This was a passage that really struck a cord with me. Upon reading it, I immediately grabbed my notebook and wrote it down to do some more research. In the passage Jephthah is about to do battle with the Ammonites and says: “If you give the Ammonites into my hands, 31 whatever comes out of the door of my house to meet me when I return in triumph from the Ammonites will be the Lord’s, and I will sacrifice it as a burnt offering.”
After the Lord granted his wish, and gave them into his hands. 34 When Jephthah returned to his home in Mizpah, who should come out to meet him but his daughter, dancing to the sound of timbrels! She was an only child. Except for her he had neither son nor daughter. 35 When he saw her, he tore his clothes and cried, “Oh no, my daughter! You have brought me down and I am devastated. I have made a vow to the Lordthat I cannot break.”
His daughter encourages him to keep his word and a further passage reads: 39 After the two months, she returned to her father, and he did to her as he had vowed. And she was a virgin.
The entire passage can be read at: https://www.biblegateway.com/passage/?search=Judges%2011:29-40
Obviously after reading, the first thought in almost anyone’s mind would be, why would God have him sacrifice his daughter to him?
Apparently there is some argument that she may not have been sacrificed (killed). This site: https://www.christiancourier.com/articles/1081-what-about-jephthahs-vow states as one of many possible reasons: “On the other hand, a number of prominent scholars (e.g., Edersheim, Archer, Geisler, etc.) believe that Jephthah did not sacrifice his daughter as a burnt offering; rather, it is argued that he devoted her, as a virgin, to the service of Jehovah for the remainder of her life.” They give a number of theories backing up this claim.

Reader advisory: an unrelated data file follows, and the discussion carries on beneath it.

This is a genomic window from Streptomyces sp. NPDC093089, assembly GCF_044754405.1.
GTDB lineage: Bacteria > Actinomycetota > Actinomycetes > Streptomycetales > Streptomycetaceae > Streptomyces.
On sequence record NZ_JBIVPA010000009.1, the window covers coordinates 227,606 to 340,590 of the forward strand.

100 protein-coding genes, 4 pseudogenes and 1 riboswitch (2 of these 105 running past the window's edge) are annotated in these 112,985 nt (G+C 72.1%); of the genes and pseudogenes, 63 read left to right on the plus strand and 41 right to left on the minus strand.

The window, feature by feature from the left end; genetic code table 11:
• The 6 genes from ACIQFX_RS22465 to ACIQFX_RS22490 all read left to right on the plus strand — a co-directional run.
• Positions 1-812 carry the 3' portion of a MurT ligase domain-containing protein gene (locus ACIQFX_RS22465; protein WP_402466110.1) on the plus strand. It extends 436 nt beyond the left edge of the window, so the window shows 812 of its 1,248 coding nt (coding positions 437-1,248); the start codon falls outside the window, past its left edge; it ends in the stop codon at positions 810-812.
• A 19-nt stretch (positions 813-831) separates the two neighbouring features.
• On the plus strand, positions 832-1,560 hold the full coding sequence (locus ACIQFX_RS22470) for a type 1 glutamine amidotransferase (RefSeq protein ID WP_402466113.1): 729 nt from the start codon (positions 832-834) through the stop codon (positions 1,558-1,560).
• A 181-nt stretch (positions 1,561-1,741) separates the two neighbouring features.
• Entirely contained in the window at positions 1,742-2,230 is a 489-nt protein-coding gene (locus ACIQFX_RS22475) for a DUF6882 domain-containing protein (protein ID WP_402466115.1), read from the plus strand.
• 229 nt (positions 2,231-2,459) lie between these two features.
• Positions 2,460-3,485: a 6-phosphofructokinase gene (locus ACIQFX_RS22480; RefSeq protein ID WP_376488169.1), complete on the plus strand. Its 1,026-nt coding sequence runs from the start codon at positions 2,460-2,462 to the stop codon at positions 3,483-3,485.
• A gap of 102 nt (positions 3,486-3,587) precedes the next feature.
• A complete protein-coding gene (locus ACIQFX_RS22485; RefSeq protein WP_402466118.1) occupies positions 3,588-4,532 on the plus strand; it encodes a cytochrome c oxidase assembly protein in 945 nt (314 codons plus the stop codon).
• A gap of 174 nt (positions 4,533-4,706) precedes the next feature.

Another excellent website also supporting the view: http://www.cgg.org/index.cfm/fuseaction/Library.sr/CT/RA/k/584/Jephthahs-Vow-Did-He-Didnt-He.htm that he did not kill her, but gave her into a life of service to God. After reading multiple sites, this theory seems to be the most likely in m mind. Two lines listed on this site really resonated with me, “Spinsterhood was almost unknown as well—a woman’s whole life revolved around marriage, family and children. Thus, as it states specifically, Jephthah’s daughter mourned with her friends over her virginity, not her impending death. She knew she would not die, but remain a virgin for the rest of her life.” and “In verse 39 the writer repeats, “She knew no man” immediately after he writes that Jephthah performed the vow. If he had truly sacrificed her, would it not have been better to write, “And she died”? But she did not die! She lived out her life without knowing a man! This is why the maidens of Israel praised her so much! She gave up—sacrificed—the one thing that they prized most highly: their ability to have children.”
Many conservative Jewish scholars still believe that he actually killed her. There is a lot of evidence stating that he likely did not though. The culture at the time vehemently abhorred human sacrifice, and God himself had rules against it. Both sites listed above go into much more detail regarding this passage. Feel free to tell me what you think after reading the passages and these site’s in the comments below!